Yet again, those in power have misread and underestimated the will of the American people. Last November’s election results shattered the grinning assurances of politicians who supposed voters were unserious in their objections to government over-reach in matters of economics, regulation and health. Now, in the face of mounting protest against the excesses of TSA officers at America’s airports, those responsible for the policy of continued sexual violation of travelers maintain that they are winning the argument. They are wrong, and they will lose.
One hesitates to equate the grassroots and growing opposition to TSA’s practices of perversion with the Tea Party movement that propelled GOP gains in the 2010 elections, since the latter largely represents a right-of-center worldview, while the airport uproar encompasses people of all political and ideological persuasions.
This is fitting, as the current TSA situation is a bi-partisan disgrace — including the lucrative compensation received by Bush-era Homeland Security Secretary Michael Chertoff for selling Rapiscan backscatter x-ray machines to his former department for use at airports, as well as the eagerness of Chertoff’s Democratic successor, Janet Napolitano, to implement and expand this disgusting program.
Indeed, at a recent Washington, DC, conference hosted by the Electronic Privacy Information Center (epic.org), which is suing to halt the use of full-body x-ray scans by the TSA, speakers represented every conceivable background and affiliation — Congressmen and staffers from both parties, lawyers, municipal officials, pilots, students, security experts, libertarians, liberals — even Ralph Nader, for good measure. Assessing the TSA’s enhanced screening techniques from all sides — efficacy, cost, safety, constitutionality and on – this group of people who had probably never found themselves in one room and on the same side (TSA officials declined invitations to attend) demolished any and all rationale for a technology that has been abandoned by other countries for its obscenity and ineffectiveness.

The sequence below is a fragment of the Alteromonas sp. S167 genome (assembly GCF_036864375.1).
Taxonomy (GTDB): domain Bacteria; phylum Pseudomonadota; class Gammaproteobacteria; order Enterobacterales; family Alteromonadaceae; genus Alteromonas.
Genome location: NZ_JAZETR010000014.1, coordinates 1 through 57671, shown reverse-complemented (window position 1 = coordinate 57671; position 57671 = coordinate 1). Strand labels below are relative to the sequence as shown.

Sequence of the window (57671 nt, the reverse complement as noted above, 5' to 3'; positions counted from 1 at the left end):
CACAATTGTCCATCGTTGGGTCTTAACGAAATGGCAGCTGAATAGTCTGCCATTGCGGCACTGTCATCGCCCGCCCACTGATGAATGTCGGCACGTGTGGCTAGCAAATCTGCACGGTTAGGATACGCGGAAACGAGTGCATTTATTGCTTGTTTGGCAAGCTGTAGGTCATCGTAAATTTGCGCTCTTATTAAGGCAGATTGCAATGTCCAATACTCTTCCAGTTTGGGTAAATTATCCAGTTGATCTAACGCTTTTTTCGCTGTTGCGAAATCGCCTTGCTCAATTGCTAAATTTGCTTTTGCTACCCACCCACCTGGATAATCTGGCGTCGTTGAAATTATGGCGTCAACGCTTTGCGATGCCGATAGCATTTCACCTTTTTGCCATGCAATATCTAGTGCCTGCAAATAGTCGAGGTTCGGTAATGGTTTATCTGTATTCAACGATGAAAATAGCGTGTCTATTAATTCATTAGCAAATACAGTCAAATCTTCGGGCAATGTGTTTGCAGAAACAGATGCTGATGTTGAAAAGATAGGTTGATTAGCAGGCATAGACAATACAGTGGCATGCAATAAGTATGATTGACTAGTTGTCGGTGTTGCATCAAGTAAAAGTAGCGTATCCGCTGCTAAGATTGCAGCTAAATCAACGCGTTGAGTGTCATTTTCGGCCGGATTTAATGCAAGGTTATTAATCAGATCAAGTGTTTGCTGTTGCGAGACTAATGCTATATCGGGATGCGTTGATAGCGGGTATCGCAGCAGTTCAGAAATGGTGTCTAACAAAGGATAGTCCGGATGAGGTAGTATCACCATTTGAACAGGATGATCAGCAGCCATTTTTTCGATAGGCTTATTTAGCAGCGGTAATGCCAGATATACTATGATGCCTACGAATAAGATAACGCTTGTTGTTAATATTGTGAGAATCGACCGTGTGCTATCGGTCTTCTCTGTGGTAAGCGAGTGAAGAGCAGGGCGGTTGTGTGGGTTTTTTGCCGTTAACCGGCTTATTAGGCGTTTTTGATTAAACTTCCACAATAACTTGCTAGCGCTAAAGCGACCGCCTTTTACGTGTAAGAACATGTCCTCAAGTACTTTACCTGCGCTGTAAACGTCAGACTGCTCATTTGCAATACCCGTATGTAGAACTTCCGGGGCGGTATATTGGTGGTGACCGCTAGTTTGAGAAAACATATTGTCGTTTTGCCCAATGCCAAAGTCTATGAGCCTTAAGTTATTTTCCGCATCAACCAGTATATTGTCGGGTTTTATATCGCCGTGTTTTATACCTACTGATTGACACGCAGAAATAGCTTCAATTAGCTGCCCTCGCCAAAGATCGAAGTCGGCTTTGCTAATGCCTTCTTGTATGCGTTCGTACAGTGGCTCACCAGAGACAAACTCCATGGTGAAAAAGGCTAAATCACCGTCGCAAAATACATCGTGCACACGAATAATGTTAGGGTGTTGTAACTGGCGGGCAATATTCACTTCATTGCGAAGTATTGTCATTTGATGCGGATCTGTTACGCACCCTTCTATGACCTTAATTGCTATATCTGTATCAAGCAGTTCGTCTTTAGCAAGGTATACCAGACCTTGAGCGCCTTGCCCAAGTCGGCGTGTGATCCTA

But despite the diversity of its participants, the populist nature of this protest feels familiar. Government officials chug along as though all will be well once folks settle down, even as opposition websites, Facebook groups and online networks boast memberships in the tens of thousands, and rising. Americans of all types are sharing their stories of mistreatment at the hands (and eyes) of TSA officers, and pooling ideas to bring this shameful episode to an end.
In response, government spokespeople continue to proffer the same assurances about privacy and necessity and the “next generation” of security tools, assuming Americans simply need time to adjust to the system. The most egregious such comment comes from Napolitano herself, in reference to the “enhanced pat-down” techniques that permit TSA officers to put their hands in travelers’ most intimate areas: “It’s something new. Most Americans are not used to a real law enforcement pat-down like that.”
This is true, since most Americans do not find themselves arrested or in jail. How could we claim to have a free country if innocent citizens were to become “used to a real law-enforcement pat-down”? Unlike many, I do not consider Napolitano to be a scheming abettor of some sinister New World Order. Rather — and I sincerely do not mean to be glib — I assess her to be so cosmically stupid and barren of understanding as to the nature of this nation or her job that she simply does not recognize the absurdity of such a remark.